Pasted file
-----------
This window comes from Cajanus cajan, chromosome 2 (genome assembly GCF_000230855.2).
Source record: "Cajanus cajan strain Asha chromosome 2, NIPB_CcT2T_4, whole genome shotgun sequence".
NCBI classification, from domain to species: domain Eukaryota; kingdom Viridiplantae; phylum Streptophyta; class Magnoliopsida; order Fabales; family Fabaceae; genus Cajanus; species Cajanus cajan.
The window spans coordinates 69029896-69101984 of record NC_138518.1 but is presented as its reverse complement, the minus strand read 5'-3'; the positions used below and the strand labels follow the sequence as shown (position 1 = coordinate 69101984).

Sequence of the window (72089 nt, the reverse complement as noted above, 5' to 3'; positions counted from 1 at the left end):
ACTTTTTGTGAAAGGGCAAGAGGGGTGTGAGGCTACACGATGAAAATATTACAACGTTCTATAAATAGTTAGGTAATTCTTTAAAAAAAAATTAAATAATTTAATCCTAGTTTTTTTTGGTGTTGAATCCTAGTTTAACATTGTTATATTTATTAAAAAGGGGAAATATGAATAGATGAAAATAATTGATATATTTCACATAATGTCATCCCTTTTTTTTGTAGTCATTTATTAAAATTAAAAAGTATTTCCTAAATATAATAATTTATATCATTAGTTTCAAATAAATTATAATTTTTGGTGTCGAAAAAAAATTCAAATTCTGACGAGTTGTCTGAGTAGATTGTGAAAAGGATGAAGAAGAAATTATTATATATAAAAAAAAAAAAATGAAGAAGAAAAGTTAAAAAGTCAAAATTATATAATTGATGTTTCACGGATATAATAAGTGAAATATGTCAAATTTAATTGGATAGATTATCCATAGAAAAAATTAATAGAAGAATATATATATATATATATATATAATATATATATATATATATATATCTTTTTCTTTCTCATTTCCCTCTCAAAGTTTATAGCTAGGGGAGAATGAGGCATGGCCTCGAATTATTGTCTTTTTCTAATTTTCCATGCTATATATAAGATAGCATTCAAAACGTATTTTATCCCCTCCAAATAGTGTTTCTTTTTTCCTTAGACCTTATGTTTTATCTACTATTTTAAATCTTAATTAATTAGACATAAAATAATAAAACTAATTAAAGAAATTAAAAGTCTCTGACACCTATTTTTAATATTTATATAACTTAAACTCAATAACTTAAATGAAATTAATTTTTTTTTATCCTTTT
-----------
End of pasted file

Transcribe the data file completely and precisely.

This window comes from Cajanus cajan, chromosome 2 (genome assembly GCF_000230855.2).
Source record: "Cajanus cajan strain Asha chromosome 2, NIPB_CcT2T_4, whole genome shotgun sequence".
NCBI classification, from domain to species: domain Eukaryota; kingdom Viridiplantae; phylum Streptophyta; class Magnoliopsida; order Fabales; family Fabaceae; genus Cajanus; species Cajanus cajan.
The window spans coordinates 69029896-69101984 of record NC_138518.1 but is presented as its reverse complement, the minus strand read 5'-3'; the positions used below and the strand labels follow the sequence as shown (position 1 = coordinate 69101984).

Sequence of the window (72089 nt, the reverse complement as noted above, 5' to 3'; positions counted from 1 at the left end):
ACTTTTTGTGAAAGGGCAAGAGGGGTGTGAGGCTACACGATGAAAATATTACAACGTTCTATAAATAGTTAGGTAATTCTTTAAAAAAAAATTAAATAATTTAATCCTAGTTTTTTTTGGTGTTGAATCCTAGTTTAACATTGTTATATTTATTAAAAAGGGGAAATATGAATAGATGAAAATAATTGATATATTTCACATAATGTCATCCCTTTTTTTTGTAGTCATTTATTAAAATTAAAAAGTATTTCCTAAATATAATAATTTATATCATTAGTTTCAAATAAATTATAATTTTTGGTGTCGAAAAAAAATTCAAATTCTGACGAGTTGTCTGAGTAGATTGTGAAAAGGATGAAGAAGAAATTATTATATATAAAAAAAAAAAAATGAAGAAGAAAAGTTAAAAAGTCAAAATTATATAATTGATGTTTCACGGATATAATAAGTGAAATATGTCAAATTTAATTGGATAGATTATCCATAGAAAAAATTAATAGAAGAATATATATATATATATATATATAATATATATATATATATATATATCTTTTTCTTTCTCATTTCCCTCTCAAAGTTTATAGCTAGGGGAGAATGAGGCATGGCCTCGAATTATTGTCTTTTTCTAATTTTCCATGCTATATATAAGATAGCATTCAAAACGTATTTTATCCCCTCCAAATAGTGTTTCTTTTTTCCTTAGACCTTATGTTTTATCTACTATTTTAAATCTTAATTAATTAGACATAAAATAATAAAACTAATTAAAGAAATTAAAAGTCTCTGACACCTATTTTTAATATTTATATAACTTAAACTCAATAACTTAAATGAAATTAATTTTTTTTTATCCTTTT